Предлагаю Вашему вниманию лучший рассказ Джека Лондона на английском языке, который сегодня будем читать в оригинале. Рассказ называется «Развести костер» (To Build a Fire, 1902).
Рассказ снабжен переводом наиболее трудных выражений. Красочные описания и некоторые детали подчеркнуты. Если затрудняетесь с их переводом, то не обращайте на них внимания. Главное при переводе — понимать смысл.
Не пытайтесь переводить слова дословно, оторвитесь от текста — только так вы сможете почувствовать всю его красоту….
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Jack London. To Build a Fire (read and listen online in the original)
Для вашего удобства рассказ разбит на 7 частей. К каждой части прилагается аудио. Таким образом, можно рассказ «To Build a Fire» читать и слушать. К рассказу прилагается сокращенный текст на русском языке (для проверки понимания).
- the Yukon — река, которая протекает по территории Канады и Аляски (где добывали золото во время золотой лихорадки)
- the Chilcoot Pass — Чилкутский перевал
- Dyea — Дайо (городок в штате Аляска, сейчас заброшен)
- Dawson — маленький городок на северо-востоке Канады
- Nulato — город на западе Аляски на берегу реки Юкон
- St. Michael on the Bering Sea — поселение на берегу Берингово моря
- Henderson Creek — ручей Гендерсона
32˚F ( Fahrenheit)= 0˚C (Celsuis)
-50˚F ( Fahrenheit)= -82˚C (Celsuis)
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Jack London. To Build a Fire. Part 1 (read and listen online in the original)
- trail – тропа
- fat spruce timberland – густой хвойный лес
- due to – из-за
- was used to – привык
- save for – только
- hairline – тонкая, еле заметная линия (как волос)
- spruce- covered island – островки покрытые хвойным лесом
- the tremendous cold – страшный холод
- he was long used to it – давно к нему привык
- a chechaquo – чечако (новичок – перевод с индейского)
- quick and alert – зорко видел и быстро схватывал
- the things of life – явления жизни
- frailty as a creature of temperature – уязвимость человека
- stood for – означало
Day had broken cold and grey, exceedingly cold and grey, when the man turned aside from the main Yukon trail and climbed the high earth- bank, where a dim and little-travelled trail led eastward through the fat spruce timberland. It was a steep bank, and he paused for breath at the top, excusing the act to himself by looking at his watch. It was nine o’clock. There was no sun nor hint of sun, though there was not a cloud in the sky. It was a clear day, and yet there seemed an intangible pall over the face of things, a subtle gloom that made the day dark, and that was due to the absence of sun. This fact did not worry the man. He was used to the lack of sun. It had been days since he had seen the sun, and he knew that a few more days must pass before that cheerful orb, due south, would just peep above the sky- line and dip immediately from view.
The man flung a look back along the way he had come. The Yukon lay a mile wide and hidden under three feet of ice. On top of this ice were as many feet of snow. It was all pure white, rolling in gentle undulations where the ice-jams of the freeze-up had formed. North and south, as far as his eye could see, it was unbroken white, save for a dark hairline that curved and twisted from around the spruce- covered island to the south, and that curved and twisted away into the north, where it disappeared behind another spruce-covered island. This dark hairline was the trail—the main trail—that led south five hundred miles to the Chilcoot Pass, Dyea, and salt water; and that led north seventy miles to Dawson, and still on to the north a thousand miles to Nulato, and finally to St. Michael on the Bering Sea, a thousand miles and half a thousand more.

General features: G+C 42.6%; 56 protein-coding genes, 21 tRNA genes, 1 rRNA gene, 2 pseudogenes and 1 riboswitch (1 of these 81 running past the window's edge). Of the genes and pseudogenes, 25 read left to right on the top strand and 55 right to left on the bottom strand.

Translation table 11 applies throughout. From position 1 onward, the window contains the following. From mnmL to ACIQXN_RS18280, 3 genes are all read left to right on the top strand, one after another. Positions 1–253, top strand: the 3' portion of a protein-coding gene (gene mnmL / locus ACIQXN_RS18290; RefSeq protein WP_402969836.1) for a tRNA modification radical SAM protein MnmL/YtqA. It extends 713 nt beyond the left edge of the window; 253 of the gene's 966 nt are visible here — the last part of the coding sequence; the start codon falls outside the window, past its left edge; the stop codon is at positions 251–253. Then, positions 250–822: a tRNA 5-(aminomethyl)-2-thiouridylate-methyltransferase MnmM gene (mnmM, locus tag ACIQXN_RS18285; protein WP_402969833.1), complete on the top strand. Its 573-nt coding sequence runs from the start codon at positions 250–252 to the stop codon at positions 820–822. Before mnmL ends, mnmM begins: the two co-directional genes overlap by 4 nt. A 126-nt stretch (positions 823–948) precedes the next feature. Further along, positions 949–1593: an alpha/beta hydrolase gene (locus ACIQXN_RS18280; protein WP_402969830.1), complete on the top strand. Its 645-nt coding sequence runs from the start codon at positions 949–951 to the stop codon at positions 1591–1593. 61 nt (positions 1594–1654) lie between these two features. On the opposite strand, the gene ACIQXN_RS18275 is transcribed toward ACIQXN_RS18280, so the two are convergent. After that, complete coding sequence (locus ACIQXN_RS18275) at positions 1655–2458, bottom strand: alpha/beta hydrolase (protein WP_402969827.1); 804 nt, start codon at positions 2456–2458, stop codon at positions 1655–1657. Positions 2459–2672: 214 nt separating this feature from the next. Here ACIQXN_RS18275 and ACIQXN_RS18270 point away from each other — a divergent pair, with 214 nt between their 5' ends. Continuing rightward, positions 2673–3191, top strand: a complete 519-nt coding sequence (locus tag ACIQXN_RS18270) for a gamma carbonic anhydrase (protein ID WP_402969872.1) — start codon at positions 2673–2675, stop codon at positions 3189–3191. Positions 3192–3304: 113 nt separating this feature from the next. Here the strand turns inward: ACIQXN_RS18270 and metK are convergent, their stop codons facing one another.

But all this – the mysterious, far-reaching hairline trail, the absence of sun from the sky, the tremendous cold, and the strangeness and weirdness of it all—made no impression on the man. It was not because he was long used to it. He was a new-comer in the land, a chechaquo, and this was his first winter. The trouble with him was that he was without imagination. He was quick and alert in the things of life, but only in the things, and not in the significances. Fifty degrees below zero meant eighty odd degrees of frost. Such fact impressed him as being cold and uncomfortable, and that was all. It did not lead him to meditate upon his frailty as a creature of temperature, and upon man’s frailty in general, able only to live within certain narrow limits of heat and cold; and from there on it did not lead him to the conjectural field of immortality and man’s place in the universe. Fifty degrees below zero stood for a bite of frost that hurt and that must be guarded against by the use of mittens, ear-flaps, warm moccasins, and thick socks. Fifty degrees below zero was to him just precisely fifty degrees below zero. That there should be anything more to it than that was a thought that never entered his head.
Read the story «To Build a Fire» in Russian online — «Развести костер» (часть 1) читать онлайн на русском языке